Wednesday, October 3, 2012

Makers vs. Takers

Paul Ryan told an audience a year ago that 30% of the country want a welfare state.

“Seventy percent of Americans want the American dream. They believe in the American idea. Only 30 percent want the welfare state,” Ryan said. “Before too long, we could become a society where the net majority of Americans are takers, not makers.” (It’s not definitively clear whether Ryan said “the welfare state” or “their welfare state.” HuffPost originally transcribed it as “their welfare state.” Regardless, the comment was made in reference to people on government assistance.)

Ryan’s comments were delivered as part of his keynote address at The American Spectator’s 2011 Robert L. Bartley Gala Dinner, which the magazine posted online. A reader tipped HuffPost to Ryan’s speech, given in November — six months before Romney’s videotaped remarks.

This isn’t exactly a bombshell; the Republicans have always seen Other People as being moochers and leeches who don’t share in the bootstrap mentality and oh by the way they’re probably not white, either.

It also explains why the Republicans are having such a tough time selling the idea that they actually give a shit about people, and it makes selling Mitt Romney as an empathetic candidate a little like trying to get an alligator to eat nothing but salad.

This is what real class warfare looks like.

Monday, September 3, 2012

Labor Day

If you have the day off, take just a moment to remember why we get the day off in the first place, then enjoy it. I certainly will. I plan to work on something that is a labor of love… my long and as-yet unfinished novel.

Last year I posted a reply to a discussion over at SFDB in defense of organized labor. It still resonates today, especially with the beating unions are taking from all sides.

Having grown up in a union town that was near a large city that relied on union labor, I’ve come to the conclusion that most of the people who most hate unions are folks who think that it is unconscionable that workers should have the same rights as the managers and the owners of the company. How dare they demand a living wage and safe working conditions. Who do they think they are?

Yeah, yeah; in every large group there are bad apples and examples of bad faith and extremism. Welcome to the human race. The Republicans hold the unions up as the boogeyman of the Western world and label them as thugs… and give tax breaks to the corporations because they know that if they don’t, the corporations will kneecap them. Not literally; they’ll just stop giving them money, which, in corporate circles, is thuggery. The people who whine about “class warfare” always turn out to be the ones who are winning the war.

Perhaps one of the reasons that union membership is down is that unions have accomplished a lot of what they set out to do 100 years ago. Factories are safer, working hours are reasonable, wages are better than the minimum, and pensions provide some security. The unions have learned, however awkwardly, to accept that they have been successful, but they also know that if some people had their way in the world, they would turn back to clock to 1911, put children to work, take away the healthcare, and demand more production. After all, it works for the Chinese, and look how they’re doing.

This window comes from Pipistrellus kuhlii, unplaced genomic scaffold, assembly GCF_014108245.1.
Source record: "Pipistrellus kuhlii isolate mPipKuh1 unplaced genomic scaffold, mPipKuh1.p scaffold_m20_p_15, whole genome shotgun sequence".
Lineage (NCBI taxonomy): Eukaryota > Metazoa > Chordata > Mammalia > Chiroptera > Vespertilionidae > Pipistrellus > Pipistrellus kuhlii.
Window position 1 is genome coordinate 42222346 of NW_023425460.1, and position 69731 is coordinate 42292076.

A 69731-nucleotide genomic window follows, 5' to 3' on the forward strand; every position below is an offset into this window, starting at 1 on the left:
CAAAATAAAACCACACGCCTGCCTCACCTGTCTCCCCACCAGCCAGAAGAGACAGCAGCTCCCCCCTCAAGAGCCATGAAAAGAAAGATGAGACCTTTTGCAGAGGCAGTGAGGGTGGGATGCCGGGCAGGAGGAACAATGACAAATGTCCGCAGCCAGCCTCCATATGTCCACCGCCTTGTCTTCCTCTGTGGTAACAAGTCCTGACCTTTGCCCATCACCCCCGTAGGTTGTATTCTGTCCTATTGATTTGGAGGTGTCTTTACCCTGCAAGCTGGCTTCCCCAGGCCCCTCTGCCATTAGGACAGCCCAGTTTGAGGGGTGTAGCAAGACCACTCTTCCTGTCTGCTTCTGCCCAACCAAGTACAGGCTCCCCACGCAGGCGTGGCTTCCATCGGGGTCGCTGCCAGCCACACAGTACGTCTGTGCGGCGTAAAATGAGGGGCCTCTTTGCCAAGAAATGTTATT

By the way, not all union workers are Democrats; they certainly weren’t were I grew up. A lot of them are hardcore Republicans or conservatives — including police officers — who don’t care about the politics; they just want to be treated fairly. And a lot of people who are not union members are working under union contracts; in most places there is no requirement to join a union to benefit from their efforts. So while actual union membership may be down to 15%, the number of people who are part of the union is far greater. That includes public sector jobs as well as private. So the next time someone feels the urge to union-bash, be sure you’re not peeing in your own campfire.

Full disclosure: I am a dues-paying member of a union of sorts; I belong to the Dramatists Guild. It provides services for writers and lyricists and makes sure that when our works are produced, we have a fair contract and get paid our royalties. The joke among us is that we don’t go on strike; we just get writers’ block.

Happy Labor Day.

Labor Day

If you have the day off, take just a moment to remember why we get the day off in the first place, then enjoy it. I certainly will. I plan to work on something that is a labor of love… my long and as-yet unfinished novel.

Last year I posted a reply to a discussion over at SFDB in defense of organized labor. It still resonates today, especially with the beating unions are taking from all sides.

Having grown up in a union town that was near a large city that relied on union labor, I’ve come to the conclusion that most of the people who most hate unions are folks who think that it is unconscionable that workers should have the same rights as the managers and the owners of the company. How dare they demand a living wage and safe working conditions. Who do they think they are?